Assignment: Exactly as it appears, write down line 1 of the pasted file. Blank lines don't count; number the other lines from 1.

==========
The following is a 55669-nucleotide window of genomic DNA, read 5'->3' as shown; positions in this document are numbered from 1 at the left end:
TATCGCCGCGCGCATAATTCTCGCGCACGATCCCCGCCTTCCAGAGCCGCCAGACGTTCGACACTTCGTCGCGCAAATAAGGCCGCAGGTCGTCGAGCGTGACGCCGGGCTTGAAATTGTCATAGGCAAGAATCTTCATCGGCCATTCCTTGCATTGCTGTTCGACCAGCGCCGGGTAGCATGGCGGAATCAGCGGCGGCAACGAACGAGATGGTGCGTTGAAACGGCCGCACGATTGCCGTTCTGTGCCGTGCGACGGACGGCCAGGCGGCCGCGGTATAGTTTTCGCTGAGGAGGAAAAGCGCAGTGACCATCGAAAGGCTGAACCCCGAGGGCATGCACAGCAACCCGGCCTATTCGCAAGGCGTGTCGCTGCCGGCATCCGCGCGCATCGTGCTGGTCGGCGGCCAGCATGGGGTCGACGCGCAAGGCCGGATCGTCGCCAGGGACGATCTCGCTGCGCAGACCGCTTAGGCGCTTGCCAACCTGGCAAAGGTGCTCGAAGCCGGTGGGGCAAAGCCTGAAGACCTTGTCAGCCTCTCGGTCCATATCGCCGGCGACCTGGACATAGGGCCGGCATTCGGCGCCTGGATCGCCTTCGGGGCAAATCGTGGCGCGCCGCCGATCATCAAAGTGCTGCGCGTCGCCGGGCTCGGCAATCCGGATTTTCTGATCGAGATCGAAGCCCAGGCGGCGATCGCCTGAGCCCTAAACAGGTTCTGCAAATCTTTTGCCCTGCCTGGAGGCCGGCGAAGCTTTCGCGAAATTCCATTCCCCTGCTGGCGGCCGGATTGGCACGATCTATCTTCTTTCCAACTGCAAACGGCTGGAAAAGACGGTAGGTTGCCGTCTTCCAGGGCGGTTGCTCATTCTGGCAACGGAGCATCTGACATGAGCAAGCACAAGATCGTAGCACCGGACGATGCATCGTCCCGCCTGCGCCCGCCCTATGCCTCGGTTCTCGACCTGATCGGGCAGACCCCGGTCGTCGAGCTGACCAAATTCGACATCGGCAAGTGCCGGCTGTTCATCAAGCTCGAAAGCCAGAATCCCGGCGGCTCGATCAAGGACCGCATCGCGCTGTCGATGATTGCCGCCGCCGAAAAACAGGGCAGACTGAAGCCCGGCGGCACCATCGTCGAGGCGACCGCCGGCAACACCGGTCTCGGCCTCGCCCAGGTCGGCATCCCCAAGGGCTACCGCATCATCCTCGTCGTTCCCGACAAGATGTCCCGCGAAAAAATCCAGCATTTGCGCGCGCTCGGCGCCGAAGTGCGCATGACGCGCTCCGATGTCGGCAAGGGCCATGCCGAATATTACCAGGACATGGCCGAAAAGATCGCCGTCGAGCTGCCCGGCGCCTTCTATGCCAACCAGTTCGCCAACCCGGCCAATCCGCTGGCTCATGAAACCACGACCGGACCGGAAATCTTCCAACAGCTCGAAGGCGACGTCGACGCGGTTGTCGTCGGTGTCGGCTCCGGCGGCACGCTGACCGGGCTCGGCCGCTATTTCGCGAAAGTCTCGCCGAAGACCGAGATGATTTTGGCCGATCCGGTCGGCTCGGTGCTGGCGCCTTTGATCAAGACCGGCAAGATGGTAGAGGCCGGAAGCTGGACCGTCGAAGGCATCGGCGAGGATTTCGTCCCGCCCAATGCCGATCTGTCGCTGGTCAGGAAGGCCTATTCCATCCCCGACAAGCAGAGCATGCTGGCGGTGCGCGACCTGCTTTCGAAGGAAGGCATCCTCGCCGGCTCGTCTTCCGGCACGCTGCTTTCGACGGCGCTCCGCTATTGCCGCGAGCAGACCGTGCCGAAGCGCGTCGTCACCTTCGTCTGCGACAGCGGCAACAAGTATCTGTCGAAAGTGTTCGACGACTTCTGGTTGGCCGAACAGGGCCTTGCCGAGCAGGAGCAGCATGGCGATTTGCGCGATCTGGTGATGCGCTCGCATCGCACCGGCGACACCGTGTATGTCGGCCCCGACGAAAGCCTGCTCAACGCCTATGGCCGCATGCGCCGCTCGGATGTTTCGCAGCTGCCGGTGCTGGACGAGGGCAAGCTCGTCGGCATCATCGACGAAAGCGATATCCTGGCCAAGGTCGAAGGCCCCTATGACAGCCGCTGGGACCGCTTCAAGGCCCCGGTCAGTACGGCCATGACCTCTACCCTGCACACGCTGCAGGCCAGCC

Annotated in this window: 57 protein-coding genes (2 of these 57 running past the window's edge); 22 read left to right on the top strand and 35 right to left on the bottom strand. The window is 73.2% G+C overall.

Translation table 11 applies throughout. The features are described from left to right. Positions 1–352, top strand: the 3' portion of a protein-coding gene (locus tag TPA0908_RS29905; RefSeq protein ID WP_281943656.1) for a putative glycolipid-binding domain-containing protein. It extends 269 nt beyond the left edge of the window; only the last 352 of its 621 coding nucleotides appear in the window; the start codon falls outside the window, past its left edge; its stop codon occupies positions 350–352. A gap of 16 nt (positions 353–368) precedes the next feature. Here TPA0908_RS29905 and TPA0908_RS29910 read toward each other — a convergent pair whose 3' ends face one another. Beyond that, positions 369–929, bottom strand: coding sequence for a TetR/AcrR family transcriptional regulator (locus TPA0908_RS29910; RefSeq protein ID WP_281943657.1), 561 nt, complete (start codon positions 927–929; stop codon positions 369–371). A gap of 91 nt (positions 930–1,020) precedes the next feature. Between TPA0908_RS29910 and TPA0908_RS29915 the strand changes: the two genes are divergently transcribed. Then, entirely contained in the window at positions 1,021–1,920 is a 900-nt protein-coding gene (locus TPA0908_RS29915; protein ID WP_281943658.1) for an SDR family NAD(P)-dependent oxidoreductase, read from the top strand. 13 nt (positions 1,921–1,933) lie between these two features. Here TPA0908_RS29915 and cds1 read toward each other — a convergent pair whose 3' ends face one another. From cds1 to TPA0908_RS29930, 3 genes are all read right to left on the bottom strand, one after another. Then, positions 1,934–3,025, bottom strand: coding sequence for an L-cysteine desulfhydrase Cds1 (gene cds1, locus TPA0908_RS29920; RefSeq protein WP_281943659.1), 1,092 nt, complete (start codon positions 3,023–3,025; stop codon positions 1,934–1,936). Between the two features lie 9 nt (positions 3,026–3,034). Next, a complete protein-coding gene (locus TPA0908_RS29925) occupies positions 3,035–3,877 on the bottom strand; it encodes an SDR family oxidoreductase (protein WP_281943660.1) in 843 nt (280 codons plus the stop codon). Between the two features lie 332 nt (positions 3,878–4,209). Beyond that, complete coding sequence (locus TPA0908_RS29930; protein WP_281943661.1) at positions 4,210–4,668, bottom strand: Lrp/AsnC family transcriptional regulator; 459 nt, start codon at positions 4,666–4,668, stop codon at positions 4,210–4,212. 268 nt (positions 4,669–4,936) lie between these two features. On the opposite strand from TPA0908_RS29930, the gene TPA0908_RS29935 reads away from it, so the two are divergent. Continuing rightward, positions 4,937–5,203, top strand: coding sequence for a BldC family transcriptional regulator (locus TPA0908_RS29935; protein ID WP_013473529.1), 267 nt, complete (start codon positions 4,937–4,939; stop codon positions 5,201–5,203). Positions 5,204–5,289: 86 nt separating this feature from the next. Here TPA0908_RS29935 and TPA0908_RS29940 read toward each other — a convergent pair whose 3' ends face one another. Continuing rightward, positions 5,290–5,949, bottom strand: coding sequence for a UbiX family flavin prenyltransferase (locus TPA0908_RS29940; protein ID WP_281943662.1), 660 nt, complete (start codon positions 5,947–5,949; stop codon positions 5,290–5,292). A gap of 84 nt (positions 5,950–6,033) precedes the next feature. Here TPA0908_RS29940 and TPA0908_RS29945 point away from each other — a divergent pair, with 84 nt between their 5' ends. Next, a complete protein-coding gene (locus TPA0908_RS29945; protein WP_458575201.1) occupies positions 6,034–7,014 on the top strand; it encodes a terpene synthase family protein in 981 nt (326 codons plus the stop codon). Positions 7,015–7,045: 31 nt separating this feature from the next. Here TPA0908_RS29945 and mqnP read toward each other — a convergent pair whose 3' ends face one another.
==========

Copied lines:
The following is a 55669-nucleotide window of genomic DNA, read 5'->3' as shown; positions in this document are numbered from 1 at the left end: